The Neurological Health Charities Canada (NHCC) is a coalition of organizations that represent millions of Canadians living with neurological diseases, disorders and injuries. The NHCC is a key long-term partner of CBRS in engaging with patients and ensuring representation as we build a collective vision for brain research and societal impact.
The NHCC have recently released a proposal for a National Neurological Strategy for Canada to bring about collaboration within the brain health community – building on existing national strategies and global initiatives – to tackle the prevention, treatment and cure of neurological conditions.
Their proposed strategy to address knowledge gaps and needs includes: strengthening government leadership on neurologic issues; investing in and improving accessibility to early diagnosis; comprehensive treatment and care, building capacity in neurological health care workers; reducing stigma and discrimination; strengthening health information systems; and fostering strategic research approaches into neurological conditions.
CBRS is proud to be a part of the proposed National Neurological Strategy for Canada in providing key guidance on strategic research approaches.
See the full strategy here
On October 12th, the European Parliament’s Panel for the Future of Science and Technology (STOA) and the International Brain Initiative (IBI) will be hosting a workshop to discuss the future of international neuroscience collaborations. Incoming Chair of the IBI Strategy Committee and CBRS Chair of the Steering Committee, Yves De Koninck, is set to participate as Canada’s IBI member representative.
Representatives of brain initiatives from Europe, the U.S., Japan, China, Australia, Korea and Canada make up an IBI member panel that will convene to discuss the opportunities and challenges of international neuroscience collaboration. Noting the support provided by the IBI as a critical forum for networking and collaboration among the brain initiatives, panelists plan to advocate for increased connection between researchers, and point to the effectiveness of IBI working groups to initiate global actions in neuroethics, data policies, and the sharing of scientific resources.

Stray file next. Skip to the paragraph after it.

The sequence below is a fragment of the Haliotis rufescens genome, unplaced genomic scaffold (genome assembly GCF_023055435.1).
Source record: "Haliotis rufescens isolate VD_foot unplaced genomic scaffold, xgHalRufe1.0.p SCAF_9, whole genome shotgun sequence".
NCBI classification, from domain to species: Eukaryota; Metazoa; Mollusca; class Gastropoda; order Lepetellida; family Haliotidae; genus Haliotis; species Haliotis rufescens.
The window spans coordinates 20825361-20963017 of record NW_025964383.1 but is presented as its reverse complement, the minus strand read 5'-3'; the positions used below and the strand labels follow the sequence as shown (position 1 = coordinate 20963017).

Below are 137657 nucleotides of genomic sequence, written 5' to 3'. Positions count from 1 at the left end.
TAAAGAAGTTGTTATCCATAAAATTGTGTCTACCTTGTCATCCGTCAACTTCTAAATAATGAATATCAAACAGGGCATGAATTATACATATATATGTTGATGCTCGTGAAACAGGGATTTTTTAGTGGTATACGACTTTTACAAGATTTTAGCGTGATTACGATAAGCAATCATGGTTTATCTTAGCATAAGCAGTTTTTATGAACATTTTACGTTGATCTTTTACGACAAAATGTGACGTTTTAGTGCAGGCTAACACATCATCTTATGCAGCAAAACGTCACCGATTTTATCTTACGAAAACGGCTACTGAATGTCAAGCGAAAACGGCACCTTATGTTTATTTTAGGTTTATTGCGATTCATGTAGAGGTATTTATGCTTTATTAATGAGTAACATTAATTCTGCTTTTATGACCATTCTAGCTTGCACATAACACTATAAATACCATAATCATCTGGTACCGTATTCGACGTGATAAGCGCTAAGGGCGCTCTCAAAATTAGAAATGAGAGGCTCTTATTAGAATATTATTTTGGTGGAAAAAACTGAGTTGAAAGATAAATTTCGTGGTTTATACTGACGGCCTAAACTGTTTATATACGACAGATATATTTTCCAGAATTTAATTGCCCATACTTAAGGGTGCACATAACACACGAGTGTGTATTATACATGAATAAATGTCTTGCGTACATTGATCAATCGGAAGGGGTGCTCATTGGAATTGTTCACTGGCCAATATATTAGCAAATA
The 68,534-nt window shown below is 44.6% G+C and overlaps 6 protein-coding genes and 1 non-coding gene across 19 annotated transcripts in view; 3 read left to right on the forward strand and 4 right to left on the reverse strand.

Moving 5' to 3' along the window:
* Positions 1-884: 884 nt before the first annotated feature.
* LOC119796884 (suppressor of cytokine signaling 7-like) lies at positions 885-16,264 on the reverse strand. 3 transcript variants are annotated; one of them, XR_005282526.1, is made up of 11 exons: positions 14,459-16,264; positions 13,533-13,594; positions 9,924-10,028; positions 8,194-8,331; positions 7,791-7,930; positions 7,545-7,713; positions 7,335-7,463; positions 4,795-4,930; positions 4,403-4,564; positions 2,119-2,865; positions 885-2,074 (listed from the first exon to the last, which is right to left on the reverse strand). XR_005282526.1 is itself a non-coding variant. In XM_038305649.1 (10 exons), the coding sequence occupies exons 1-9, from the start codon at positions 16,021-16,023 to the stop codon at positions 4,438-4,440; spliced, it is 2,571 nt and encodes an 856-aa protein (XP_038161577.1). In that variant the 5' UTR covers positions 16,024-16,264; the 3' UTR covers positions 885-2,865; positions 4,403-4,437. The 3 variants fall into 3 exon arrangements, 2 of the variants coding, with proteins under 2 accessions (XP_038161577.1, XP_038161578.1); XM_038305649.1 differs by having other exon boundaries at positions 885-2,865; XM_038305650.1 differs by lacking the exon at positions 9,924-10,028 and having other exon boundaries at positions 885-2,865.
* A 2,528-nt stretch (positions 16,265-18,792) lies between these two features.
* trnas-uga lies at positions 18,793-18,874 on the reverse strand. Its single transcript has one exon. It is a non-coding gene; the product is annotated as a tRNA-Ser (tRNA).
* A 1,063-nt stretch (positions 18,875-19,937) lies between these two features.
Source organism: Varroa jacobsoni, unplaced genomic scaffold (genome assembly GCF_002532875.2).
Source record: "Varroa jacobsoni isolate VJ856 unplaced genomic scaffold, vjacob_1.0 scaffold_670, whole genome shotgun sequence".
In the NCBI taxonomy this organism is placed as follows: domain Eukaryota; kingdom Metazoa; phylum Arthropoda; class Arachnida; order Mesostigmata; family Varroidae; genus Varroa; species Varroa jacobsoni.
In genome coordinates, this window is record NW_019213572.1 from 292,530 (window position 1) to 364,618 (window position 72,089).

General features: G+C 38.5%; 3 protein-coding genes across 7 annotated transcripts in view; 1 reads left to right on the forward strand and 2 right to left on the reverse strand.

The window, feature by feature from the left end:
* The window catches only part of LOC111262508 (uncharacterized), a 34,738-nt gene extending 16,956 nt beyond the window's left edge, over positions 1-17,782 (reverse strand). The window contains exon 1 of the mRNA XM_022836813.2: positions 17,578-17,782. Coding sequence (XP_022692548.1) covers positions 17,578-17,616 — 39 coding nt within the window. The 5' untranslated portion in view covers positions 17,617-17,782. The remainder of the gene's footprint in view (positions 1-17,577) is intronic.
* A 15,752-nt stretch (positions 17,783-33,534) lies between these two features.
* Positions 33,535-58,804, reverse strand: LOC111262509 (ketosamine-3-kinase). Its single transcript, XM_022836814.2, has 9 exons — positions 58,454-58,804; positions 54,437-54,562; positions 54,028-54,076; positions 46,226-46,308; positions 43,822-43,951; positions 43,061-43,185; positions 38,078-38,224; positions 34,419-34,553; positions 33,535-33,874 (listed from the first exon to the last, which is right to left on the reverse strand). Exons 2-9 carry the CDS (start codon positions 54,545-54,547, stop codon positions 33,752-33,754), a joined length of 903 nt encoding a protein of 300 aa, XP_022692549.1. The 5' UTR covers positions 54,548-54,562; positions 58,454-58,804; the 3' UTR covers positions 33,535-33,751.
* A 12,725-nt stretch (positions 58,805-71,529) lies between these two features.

A key consensus is the need to strengthen relations between science and policy for closer integration of research evidence in decision making, and to bring diverse viewpoints into neuroscience research. As the IBI is growing to be a trusted source of thought leadership in global neuroscience, Canada, in particular, has the opportunity to lead with our efforts to engage non-researchers, people with lived experience, and Indigenous Peoples as we build a collective national vision for the future of neuroscience and mental health research that will benefit all Canadians.
Read the recent publication in Lancet Neurology highlighting the STOA Panel Workshop and associated Editorial.
John Ngai, Ph.D. Director of the NIH BRAIN Initiative recently shared the following news:
The recently authorized Omnibus Appropriations Bill
for fiscal year 2021 provides $42.9 billion for NIH, an increase of $1.25 billion (or 1.5%) above fiscal year 2020. This appropriation includes $560 million for the NIH BRAIN Initiative
, a $60 million increase over last year’s $500 million appropriation. We are deeply grateful for Congress’s strong and continuing support of our mission.
The spending bill includes $404 million of appropriated funds authorized in the 21st Century Cures Act. The Cures Act, signed into law in December 2016, allocates funding to NIH each year through 2026, for a total of $4.8 billion across all projects described in the Act. The BRAIN Initiative was one of four highly innovative scientific initiatives designated to receive multi-year funding through the Innovation Fund of the Cures Act, reflecting enthusiasm for the Initiative and its goals. This funding must be appropriated each year by Congress.
The $560 million appropriation for the NIH BRAIN Initiative includes $100 million in Cures Act funds. This legislation reflects strong bipartisan Congressional support for biomedical research, and will provide NIH with the resources needed to continue to work towards the goals in BRAIN’s strategic plan, which was initially outlined by the BRAIN 2025 report and recently updated and enhanced through the BRAIN 2.0 neuroscience and neuroethics reports. Importantly, this generous allocation for 2021 will accelerate the launch of two transformative projects outlined in those reports that “stand out in for their importance to human health and technical viability,” specifically: $40 million for the Human Brain Cell Atlas and $20 million for the Armamentarium for Brain Cell Access. Collectively, this funding will help accelerate BRAIN’s mission to develop and apply innovative tools and neurotechnologies, as well as to support researchers as they seek new ways to treat, cure, and ultimately prevent brain disorders.
In addition to the increased funds for the BRAIN Initiative, the Omnibus Bill:
- provides $1.25 billion, available until September 2024, to prevent, prepare for, and respond to coronavirus, domestically or internationally;
- increases funding by $300 million, to a total of $3.12 billion in fiscal year 2021, for Alzheimer’s disease and related dementias research;
- includes no less than $270 million for the HEAL Initiative targeted at opioid misuse and addiction, and expands the uses of these funds to include research related to stimulant misuse and addiction;
- directs NIH to require its grantees to notify it when key personnel are removed for concerns of harassment, an essential step toward addressing the findings of the 2018 National Academies of Sciences, Engineering, and Medicine report on sexual harassment in academia.
The spending bill will fund the government until the end of the current fiscal year on September 30, 2021.